In October, the European Historic Houses Association gathered in Brussels for its annual conference. The title, Education, Training and Innovation for better management of Historic Buildings, set some high expectations.

While management of historic buildings usually talks of conservation methods and restoration projects, the title of this year’s conference of the EAHH promised something else. And promises were kept! I went home remembering especially elements from the keynote address, given by Martine Reicherts, Director-General for Education and Culture at the EU Commission. She gave the participants more than enough to think about. Ms. Reicherts launched a call to prepare ourselves, as owners or managers of historic houses, for 2018 – the European Year of Cultural Heritage (EYCH). To make the year worthwhile we need another mind-set, she said. If we want to give our heritage a future, we need to involve more young people. Open the doors as wide as we can to let them in, and let them think along. The EYCH is an opportunity to show how we can do this differently. To share initiatives that are really happening and not just preaching about it. Don’t be afraid to let the youth on board. Youth movements all over Europe are in charge in very different domains. It is this army of young people that can make a difference. It is important to recognise that youth uses the public domain differently; there is a shift from ‘ownership’ towards ‘sharing’. Think about AirBnB and the system of city bikes in different cities all over Europe. Maybe we can find ways, also in historic houses, to let young people make this shift. We have to learn to look at our historic sites differently, and not be afraid to let young people take charge.

As a speaker on the panel discussion on Education and training initiatives, I was very happy to support the message Ms. Reicherts tried to convey. As manager of Audience Development for Herita, I am very fortunate to develop programs for different audiences in our heritage sites.  Three years ago, we started in one of our sites by renewing the offering for families. Some people asked me why we started by focusing on children. Children will damage the place. Children are loud, they will disturb other visitors. We don’t want to be an amusement park for heritage. So I asked the members of the EAHH, and you for that matter, how can we make sure that not only we, as people with a heart for heritage, love these beautiful sites we live and work in? How can we make sure that the children of today are the heritage-carers of tomorrow?

Studies have shown that it is of crucial importance to reach people at a young age if you want them to love something. But how do you do that? How do you reach young people without losing sight of the story you want to tell? How do we avoid becoming a Heritage Disneyland but still offer something that children and families will enjoy?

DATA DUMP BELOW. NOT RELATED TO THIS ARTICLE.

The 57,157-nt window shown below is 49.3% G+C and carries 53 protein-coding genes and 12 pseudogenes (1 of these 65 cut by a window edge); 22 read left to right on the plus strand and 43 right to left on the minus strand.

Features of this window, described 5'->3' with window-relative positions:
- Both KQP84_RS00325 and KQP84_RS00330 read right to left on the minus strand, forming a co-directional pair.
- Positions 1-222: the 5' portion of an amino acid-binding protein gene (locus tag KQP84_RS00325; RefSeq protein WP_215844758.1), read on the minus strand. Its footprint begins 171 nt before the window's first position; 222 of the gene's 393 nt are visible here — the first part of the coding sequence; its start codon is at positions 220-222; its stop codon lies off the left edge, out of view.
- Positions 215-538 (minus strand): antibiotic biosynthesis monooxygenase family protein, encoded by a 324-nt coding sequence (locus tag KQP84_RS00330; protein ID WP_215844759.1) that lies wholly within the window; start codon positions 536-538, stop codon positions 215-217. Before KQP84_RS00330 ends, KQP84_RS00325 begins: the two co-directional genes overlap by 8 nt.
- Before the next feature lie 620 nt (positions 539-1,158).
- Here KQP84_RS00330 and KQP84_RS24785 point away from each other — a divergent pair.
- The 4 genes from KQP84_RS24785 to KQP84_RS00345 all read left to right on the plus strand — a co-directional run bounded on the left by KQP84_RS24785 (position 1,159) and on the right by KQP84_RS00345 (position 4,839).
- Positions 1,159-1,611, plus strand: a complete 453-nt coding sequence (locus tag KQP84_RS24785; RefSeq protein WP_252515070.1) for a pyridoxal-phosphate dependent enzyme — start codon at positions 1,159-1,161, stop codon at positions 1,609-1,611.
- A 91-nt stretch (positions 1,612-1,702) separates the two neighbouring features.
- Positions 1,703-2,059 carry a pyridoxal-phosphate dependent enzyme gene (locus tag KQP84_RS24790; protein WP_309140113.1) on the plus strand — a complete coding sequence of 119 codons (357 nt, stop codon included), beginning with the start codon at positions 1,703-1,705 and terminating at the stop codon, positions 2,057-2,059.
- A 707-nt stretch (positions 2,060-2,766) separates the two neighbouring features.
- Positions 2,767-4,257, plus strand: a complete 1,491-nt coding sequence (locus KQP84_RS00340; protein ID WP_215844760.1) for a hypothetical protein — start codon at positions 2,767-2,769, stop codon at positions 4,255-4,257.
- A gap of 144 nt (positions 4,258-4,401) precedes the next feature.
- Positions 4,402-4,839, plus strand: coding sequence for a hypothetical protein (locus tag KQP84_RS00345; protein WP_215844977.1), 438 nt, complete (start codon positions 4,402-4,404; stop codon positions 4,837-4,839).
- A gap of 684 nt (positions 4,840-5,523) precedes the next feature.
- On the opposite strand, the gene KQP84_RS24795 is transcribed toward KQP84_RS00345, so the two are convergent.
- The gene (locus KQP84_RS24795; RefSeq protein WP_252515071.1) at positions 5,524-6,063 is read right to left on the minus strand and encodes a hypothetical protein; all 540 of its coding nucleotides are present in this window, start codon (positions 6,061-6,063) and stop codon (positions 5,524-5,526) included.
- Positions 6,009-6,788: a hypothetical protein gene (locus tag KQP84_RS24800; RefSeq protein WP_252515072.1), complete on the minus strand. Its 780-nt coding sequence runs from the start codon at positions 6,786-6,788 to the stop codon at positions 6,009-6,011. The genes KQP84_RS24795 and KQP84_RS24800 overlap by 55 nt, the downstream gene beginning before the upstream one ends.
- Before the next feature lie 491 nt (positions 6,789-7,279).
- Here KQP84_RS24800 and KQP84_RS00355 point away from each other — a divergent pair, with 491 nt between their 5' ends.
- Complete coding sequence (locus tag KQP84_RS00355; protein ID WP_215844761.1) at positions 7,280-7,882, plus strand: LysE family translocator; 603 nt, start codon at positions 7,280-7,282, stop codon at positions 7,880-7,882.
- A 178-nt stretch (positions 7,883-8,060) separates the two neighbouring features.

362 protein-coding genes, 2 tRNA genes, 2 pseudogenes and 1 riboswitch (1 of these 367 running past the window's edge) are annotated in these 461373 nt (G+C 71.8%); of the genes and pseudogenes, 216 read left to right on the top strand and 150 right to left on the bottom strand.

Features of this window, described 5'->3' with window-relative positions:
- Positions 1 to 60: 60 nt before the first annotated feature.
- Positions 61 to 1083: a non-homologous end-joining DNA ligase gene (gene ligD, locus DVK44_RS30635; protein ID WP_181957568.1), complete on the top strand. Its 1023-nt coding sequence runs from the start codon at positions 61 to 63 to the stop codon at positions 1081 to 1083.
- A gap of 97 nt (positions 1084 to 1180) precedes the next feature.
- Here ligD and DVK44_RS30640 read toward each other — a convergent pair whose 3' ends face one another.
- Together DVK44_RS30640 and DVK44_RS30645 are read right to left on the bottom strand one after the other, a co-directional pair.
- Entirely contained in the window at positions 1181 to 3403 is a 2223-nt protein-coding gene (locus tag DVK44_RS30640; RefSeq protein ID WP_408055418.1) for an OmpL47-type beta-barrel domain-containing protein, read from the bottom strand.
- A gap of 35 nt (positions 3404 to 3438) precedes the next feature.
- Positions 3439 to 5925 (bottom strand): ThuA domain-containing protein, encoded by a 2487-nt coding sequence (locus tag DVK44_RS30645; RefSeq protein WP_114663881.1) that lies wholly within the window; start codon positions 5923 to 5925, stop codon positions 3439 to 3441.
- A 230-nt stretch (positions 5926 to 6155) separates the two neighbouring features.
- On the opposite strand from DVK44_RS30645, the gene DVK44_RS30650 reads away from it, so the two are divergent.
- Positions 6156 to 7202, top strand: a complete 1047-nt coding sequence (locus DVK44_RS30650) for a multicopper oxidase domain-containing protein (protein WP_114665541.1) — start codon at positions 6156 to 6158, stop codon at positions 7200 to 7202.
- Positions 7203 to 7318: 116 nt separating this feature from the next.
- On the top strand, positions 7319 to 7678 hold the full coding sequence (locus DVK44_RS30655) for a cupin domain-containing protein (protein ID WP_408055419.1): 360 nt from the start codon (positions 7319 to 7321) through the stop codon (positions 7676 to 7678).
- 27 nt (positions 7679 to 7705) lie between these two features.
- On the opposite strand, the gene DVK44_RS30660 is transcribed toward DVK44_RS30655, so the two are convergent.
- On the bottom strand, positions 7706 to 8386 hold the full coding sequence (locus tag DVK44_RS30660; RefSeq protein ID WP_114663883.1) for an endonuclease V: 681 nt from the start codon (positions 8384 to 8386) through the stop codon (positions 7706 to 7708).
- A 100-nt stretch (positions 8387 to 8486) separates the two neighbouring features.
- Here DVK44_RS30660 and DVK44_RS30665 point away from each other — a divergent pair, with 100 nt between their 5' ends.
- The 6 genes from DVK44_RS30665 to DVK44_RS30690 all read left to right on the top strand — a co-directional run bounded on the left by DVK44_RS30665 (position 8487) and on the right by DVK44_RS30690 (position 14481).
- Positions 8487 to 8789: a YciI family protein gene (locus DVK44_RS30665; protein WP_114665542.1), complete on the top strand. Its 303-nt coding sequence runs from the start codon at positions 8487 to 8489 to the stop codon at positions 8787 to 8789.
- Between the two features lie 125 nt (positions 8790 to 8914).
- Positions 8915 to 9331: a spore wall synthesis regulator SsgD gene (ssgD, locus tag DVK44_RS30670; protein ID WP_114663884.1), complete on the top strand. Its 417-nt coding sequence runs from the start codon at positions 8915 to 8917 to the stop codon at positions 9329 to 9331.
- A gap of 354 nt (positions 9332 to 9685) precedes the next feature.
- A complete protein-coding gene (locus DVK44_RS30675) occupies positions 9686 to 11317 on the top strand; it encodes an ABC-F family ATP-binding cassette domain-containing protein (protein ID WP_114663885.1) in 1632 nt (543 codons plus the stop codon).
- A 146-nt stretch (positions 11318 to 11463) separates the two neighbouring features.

My advice? Ask them. Ask the target groups you are aiming at what they like, what they need.
My second piece of advice: ask yourself. What do you need? What are your concerns and hopes? Your goals and expectations? Your fears? Lay them out and make them as specific as possible. Ask yourself also what your heritage site needs. What are its limitations? What do your co-workers, employees, partners need? Ask them. Look for all the input you can get. And then, find the common ground in these needs.

And how do we make sure people not only enjoy our heritage site, but learn something? How can we make them remember the heritage value that’s so crucial? Recommendation number three:  Make it visible and make choices. Make visible what makes your site unique. Which unique stories and features make your house or site special? Why should people come to your castle and not to any other castle? It’s not always about princesses and dragons. But that doesn’t have to be a bad thing. Make choices in the messages you want to convey. What can’t you see or experience anywhere else? What is the story of your specific site? Talk about it, define it, shape it, choose.

And finally, the last piece of advice: involve others. Look around you. You are probably not alone.  Who can help you? Who is in the heritage community around your site and is willing to be involved? Talk to employees, volunteers, neighbours, local authorities, schools around you, family communities. Don’t be afraid to give up a bit of the control. Since you’ve made clear before what your own needs, goals and limits are, as well as those of your heritage site, you’ll be able to let others in to work with you. You’ve set the framework.

Let your heritage community be involved, make the new offering their offering, and they’ll become the best ambassadors of your heritage site. And this is priceless. So, I would like to round up, by encouraging you to take the challenge and try to reach out to young audiences:

  • Find the needs & wants – ask around
  • Define the uniqueness and value of your heritage site
  • Involve people around you – work together

Barbara Struys is responsible for Audience Development at Herita in Flanders. Barbara works on heritage interpretation and audience development in the sites Run by Herita, but also supports other heritage organisations in this matter. She can be contacted at:

To cite this article:
Struys, B. (2016) ‘Dare to open the doors for young and old’. In Interpret Europe Newsletter 4-2016, 25

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